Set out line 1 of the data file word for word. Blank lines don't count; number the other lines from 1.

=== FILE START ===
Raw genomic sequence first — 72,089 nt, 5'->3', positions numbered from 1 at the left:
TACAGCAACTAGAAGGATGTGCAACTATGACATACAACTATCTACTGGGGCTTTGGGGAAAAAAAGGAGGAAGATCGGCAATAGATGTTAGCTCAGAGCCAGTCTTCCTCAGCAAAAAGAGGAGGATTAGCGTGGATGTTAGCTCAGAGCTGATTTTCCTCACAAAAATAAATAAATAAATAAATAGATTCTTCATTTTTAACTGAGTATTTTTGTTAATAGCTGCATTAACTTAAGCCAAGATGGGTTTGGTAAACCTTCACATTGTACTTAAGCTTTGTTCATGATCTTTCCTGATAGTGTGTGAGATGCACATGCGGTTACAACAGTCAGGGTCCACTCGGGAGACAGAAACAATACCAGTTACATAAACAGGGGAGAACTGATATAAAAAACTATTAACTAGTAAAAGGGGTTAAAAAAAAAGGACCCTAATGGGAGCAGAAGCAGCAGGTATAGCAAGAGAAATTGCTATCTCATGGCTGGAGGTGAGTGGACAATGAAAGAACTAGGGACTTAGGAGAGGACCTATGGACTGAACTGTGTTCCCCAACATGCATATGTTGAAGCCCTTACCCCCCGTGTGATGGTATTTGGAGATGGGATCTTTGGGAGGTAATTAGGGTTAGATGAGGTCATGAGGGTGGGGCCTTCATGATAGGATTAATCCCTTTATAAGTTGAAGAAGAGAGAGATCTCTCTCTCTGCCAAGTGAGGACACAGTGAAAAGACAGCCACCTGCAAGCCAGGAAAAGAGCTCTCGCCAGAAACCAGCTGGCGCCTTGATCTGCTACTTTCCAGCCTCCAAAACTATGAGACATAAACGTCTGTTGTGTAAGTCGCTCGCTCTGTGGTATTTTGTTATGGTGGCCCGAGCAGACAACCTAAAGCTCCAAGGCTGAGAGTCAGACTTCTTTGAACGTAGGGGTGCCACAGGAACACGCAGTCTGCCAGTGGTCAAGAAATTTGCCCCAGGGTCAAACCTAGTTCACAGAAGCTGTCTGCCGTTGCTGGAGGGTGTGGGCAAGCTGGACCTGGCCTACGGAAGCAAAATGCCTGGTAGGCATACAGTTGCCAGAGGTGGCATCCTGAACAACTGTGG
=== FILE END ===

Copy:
Raw genomic sequence first — 72,089 nt, 5'->3', positions numbered from 1 at the left: